Question proposed, "That the words proposed to be left out stand part of the Question."


said, he did not share in the fears expressed by the hon. Member for Mid Lincolnshire (Mr. Chaplin) as to the alarming changes which would result to our agriculture by the passing of this Bill. Every man who had studied the subject knew that the changes in the agricultural system of any country could only be brought about by slow, very slow, degrees. For instance, neither the small farm system of France, nor the gigantic farm system of Hungary, could be hastily changed by either legislative enactments or at the caprice of owners. It was idle to maintain that sweeping changes in our land system would result from the passing of this Ground Game Bill. The hon. Member had stated that he did not object to interference with freedom of contract when sufficient reasons existed. He (Mr. Howard) thought that no Member on either side of the House would object to this view; but then it happened that what the hon. Member thought was not a sufficient reason at one time was quite sufficient at another. For instance, some six or eight months ago he had had a long correspondence with the hon. Member upon the question of tenant right. At that time the hon. Member contended that no sufficient reason existed for State interference between landlord and tenant; yet, early in the present Session, the hon. Member brought in a Bill to amend the Agricultural Holdings Act, which Bill directly interfered with freedom of contract between landlord and tenant.


explained, that he had seen reason to change his views; that important information had since been communicated to the Royal Commission on Agriculture.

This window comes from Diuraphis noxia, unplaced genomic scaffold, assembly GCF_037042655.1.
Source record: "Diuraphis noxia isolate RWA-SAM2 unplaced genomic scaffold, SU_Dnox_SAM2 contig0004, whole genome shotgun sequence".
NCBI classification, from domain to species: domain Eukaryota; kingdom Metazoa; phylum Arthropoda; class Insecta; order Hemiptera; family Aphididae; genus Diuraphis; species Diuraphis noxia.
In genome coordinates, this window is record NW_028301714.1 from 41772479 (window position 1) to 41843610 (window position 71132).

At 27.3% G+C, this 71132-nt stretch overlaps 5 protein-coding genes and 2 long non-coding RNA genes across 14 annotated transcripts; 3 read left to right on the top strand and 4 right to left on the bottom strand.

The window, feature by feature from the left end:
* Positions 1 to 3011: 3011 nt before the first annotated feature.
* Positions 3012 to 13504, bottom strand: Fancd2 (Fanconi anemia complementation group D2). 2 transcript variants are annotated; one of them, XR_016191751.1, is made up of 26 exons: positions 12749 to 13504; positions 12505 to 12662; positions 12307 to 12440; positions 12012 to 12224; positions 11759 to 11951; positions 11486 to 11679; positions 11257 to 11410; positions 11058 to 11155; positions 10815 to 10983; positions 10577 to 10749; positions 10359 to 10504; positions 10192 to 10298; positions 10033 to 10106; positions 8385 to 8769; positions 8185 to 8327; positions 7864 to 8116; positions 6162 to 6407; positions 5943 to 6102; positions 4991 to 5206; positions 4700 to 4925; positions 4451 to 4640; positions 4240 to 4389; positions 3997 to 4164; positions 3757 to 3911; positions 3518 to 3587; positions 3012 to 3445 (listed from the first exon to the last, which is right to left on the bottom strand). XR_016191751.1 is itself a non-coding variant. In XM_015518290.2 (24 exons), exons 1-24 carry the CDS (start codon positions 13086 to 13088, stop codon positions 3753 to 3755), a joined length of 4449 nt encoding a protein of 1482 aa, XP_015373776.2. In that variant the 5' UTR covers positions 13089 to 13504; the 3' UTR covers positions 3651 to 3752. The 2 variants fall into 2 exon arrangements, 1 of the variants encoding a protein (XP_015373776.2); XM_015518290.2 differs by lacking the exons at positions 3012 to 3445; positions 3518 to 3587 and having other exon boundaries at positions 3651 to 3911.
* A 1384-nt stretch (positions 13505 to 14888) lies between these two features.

The hon. Member had admitted that, upon being better informed, he had changed his views upon the subject in question. He (Mr. Howard) did not find fault with the hon. Member for having thus changed his opinion; on the other hand, he applauded him for his boldness in coming forward with a Bill in opposition to views he had so recently expressed, and he had no doubt that when the hon. Member was better informed upon the question before the House a similar change of opinion might be looked for. With respect to the opinions of Mr. Clare Read, quoted by the hon. Member, he had been in frequent communication with the late Member for Norfolk, and he had expressed no such opinions to him. But what were the real opinions of Mr. Clare Read could best be gathered from the evidence he gave before the last Select Committee of this House which sat on the Game Question. What said Mr. Clare Read on that occasion?— In a great number of cases of insolvent farmers in Norfolk their ultimate ruin is attributable to the over-preservation of game. He (Mr. Howard) did not believe that any great diminution in ground game had taken place of late years, except in particular districts. As to the grievance which the hon. Member contended the Bill would entail upon both owners and occupiers by depriving them of the value of their sporting rights, he maintained that any such fears were altogether ideal. The occupier, who would have conferred upon him by the Bill the right to the ground game, and upon whose farm the game was not reserved, would have no more difficulty in letting his shooting than at present; indeed, the value of the sporting rights would be entirely in his own hands, as it was at present. For instance, if a farmer allowed his shepherd to keep three or four sheep dogs the sport on the farm would not be worth much. Although the Bill vested the right to the ground game in the tenant, it did not compel him to exercise that right; he was at liberty to use it or to waive it at his own pleasure. The value, too, of the shooting would depend upon how he behaved to the man to whom he let it; and what was true in this respect of the occupier was especially true of an owner who was also an occupier—he had the power entirely in his own hands of making the shooting valuable or otherwise. Turning to the question of freedom of contract, the right hon. Gentleman the late Home Secretary (Sir E. Assheton Cross) said, the other day, that the farmers of the Kingdom were treated under this Bill as women and children. It occurred to him that it was the late, and not the present, Government which had treated the farmers as women and children. The late Government, when the Agricultural Holdings Bill was brought in, evidently thought that the farmers of England were so much like women and children that they had not penetration enough to see through its hollowness. In that, however, they were greatly mistaken. Warned by the operation of that Act, the present Government had taken steps to prevent the Ground Game Bill from becoming a sham and a delusion. He would ask, from whom did this cry freedom of contract emanate? Was it from the farmers? He had been a diligent reader of the agricultural newspapers, especially since this Bill had been before the country, and not a single letter or speech from a farmer had appeared advocating the retention of this so-called right, and surely the farmers understood a question which so deeply concerned them; they did not object to the proposed interference. On the other hand, he never remembered a subject brought before the Legislature upon which the farmers of the Kingdom were so united and unanimous. Last week there was an agricultural meeting at Kingscote, Gloucestershire, at which the hon. and gallant Member for that county (Colonel Kingscote) was present, and who, it would be remembered, had not looked very kindly upon the Bill. One of the judges at that meeting—a land agent and farmer—stood up before the hon. and gallant Member, and expressed strong approval of the measure. The speaker, who avowed himself a Conservative, said— He had long been an agricultural valuer, and had been continually called upon to assess damages done by hares and rabbits. He bore witness, from his personal observation, to the lamentable, and in many cases ruinous, loss which had been brought upon farmers by these animals. In answer to the question which had been put to them—What do the tenant farmers think of the Bill?—he would say that never in his life could he recollect any measure brought into Parliament which had given such general joy and satisfaction among farmers. The hon. Member for North Warwickshire (Mr. Newdegate) had spoken of the principle of the Bill. What, he would ask, was its principle? If he understood the object of the Bill, it was to strengthen the legal position of the farmer in respect of the ground game upon his holding. That he took to be the fundamental principle of the Bill; and what, he would ask, had been the object of nearly all the Amendments which had been proposed from the opposite side, as well as some from his own side? Why, the design of all was to weaken the legal position the farmer would otherwise occupy under the provisions of the Bill. That, unquestionably, was the object of nearly the whole of the Amendments which had been proposed—nothing more, nothing less—and that, he hoped, the country would understand. In conclusion, he congratulated the Home Secretary upon the firmness he had throughout displayed in dealing with these Amendments; and he had no doubt that when the Bill came into operation it would give unqualified satisfaction to the farmers of the United Kingdom.